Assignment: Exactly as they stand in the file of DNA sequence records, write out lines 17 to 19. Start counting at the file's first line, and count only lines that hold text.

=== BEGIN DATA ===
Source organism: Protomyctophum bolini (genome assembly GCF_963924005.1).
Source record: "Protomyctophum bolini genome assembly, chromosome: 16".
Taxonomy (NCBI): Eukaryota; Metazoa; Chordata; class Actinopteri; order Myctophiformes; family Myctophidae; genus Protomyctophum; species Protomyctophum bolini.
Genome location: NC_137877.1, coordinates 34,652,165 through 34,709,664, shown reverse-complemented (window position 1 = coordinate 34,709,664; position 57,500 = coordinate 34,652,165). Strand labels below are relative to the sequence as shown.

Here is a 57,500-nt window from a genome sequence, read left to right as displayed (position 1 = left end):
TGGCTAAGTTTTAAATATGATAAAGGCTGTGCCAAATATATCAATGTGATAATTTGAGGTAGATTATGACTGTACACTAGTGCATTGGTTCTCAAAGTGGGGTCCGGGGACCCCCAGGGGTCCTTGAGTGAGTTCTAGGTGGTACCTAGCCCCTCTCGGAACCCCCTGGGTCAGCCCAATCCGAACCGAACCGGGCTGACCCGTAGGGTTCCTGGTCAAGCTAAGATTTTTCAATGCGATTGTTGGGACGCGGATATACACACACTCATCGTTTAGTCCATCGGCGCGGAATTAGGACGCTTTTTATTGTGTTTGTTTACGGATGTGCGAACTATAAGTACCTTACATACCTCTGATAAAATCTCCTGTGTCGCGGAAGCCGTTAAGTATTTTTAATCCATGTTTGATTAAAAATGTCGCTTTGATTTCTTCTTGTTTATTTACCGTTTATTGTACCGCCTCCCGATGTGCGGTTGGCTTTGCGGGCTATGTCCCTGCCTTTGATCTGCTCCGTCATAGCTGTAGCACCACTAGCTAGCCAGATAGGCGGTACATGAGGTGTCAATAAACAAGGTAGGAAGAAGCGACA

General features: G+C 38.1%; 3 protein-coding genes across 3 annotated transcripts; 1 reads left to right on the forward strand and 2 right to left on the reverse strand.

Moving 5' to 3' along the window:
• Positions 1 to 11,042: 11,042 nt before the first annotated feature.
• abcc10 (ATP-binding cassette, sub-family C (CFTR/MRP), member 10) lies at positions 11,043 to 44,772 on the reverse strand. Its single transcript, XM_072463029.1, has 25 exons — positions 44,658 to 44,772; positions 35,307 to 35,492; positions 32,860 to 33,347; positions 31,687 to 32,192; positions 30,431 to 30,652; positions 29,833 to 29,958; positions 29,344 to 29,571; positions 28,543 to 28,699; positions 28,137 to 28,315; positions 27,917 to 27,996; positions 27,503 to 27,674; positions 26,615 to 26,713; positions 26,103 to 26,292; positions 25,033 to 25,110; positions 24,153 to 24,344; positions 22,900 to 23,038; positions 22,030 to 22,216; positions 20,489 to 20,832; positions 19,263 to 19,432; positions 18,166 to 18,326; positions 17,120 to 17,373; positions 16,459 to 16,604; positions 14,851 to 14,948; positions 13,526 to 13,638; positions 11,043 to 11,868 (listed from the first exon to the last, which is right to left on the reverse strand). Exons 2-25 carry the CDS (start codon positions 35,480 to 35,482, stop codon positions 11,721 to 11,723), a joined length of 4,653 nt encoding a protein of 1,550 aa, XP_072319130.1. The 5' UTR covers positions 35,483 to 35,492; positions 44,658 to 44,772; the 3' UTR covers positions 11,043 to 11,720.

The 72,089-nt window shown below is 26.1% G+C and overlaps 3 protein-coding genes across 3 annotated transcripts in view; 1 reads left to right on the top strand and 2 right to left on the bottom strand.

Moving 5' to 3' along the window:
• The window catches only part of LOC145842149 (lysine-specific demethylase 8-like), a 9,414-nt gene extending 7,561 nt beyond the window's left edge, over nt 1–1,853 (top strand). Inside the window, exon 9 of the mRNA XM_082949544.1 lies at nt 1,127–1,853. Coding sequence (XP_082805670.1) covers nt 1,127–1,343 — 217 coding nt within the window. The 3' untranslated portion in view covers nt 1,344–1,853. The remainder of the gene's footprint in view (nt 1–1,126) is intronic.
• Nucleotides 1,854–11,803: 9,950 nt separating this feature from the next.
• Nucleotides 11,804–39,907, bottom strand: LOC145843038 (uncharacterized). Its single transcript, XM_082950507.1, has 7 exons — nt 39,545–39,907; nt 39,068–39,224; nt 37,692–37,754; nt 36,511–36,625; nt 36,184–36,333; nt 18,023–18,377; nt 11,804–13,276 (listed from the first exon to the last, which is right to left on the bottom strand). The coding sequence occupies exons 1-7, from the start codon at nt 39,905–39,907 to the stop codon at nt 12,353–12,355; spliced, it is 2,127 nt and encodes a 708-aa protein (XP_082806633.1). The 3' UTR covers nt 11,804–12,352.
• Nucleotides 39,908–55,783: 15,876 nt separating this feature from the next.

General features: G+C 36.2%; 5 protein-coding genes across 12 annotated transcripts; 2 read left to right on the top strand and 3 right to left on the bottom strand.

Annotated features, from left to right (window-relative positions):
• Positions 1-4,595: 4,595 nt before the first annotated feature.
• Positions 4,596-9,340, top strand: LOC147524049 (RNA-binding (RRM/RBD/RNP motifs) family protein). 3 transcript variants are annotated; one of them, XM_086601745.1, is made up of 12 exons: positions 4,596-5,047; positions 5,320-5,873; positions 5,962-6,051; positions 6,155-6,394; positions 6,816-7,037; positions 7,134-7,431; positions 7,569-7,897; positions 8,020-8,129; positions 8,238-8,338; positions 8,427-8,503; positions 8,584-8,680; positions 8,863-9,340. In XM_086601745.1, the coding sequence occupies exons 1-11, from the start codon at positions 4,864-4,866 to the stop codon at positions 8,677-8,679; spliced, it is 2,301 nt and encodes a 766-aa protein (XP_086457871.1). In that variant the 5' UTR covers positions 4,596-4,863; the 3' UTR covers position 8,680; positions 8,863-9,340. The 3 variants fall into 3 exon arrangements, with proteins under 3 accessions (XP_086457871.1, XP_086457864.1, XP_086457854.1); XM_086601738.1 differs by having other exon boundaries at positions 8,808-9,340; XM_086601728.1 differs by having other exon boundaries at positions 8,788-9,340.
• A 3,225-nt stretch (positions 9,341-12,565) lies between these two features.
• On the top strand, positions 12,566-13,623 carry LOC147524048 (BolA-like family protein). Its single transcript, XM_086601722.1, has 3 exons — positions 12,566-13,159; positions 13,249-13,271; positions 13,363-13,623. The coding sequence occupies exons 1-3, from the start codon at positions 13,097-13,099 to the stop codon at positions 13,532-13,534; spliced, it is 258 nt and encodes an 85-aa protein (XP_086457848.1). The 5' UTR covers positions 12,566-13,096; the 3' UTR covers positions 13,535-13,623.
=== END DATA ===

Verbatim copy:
General features: G+C 36.2%; 5 protein-coding genes across 12 annotated transcripts; 2 read left to right on the top strand and 3 right to left on the bottom strand.

Annotated features, from left to right (window-relative positions):
• Positions 1-4,595: 4,595 nt before the first annotated feature.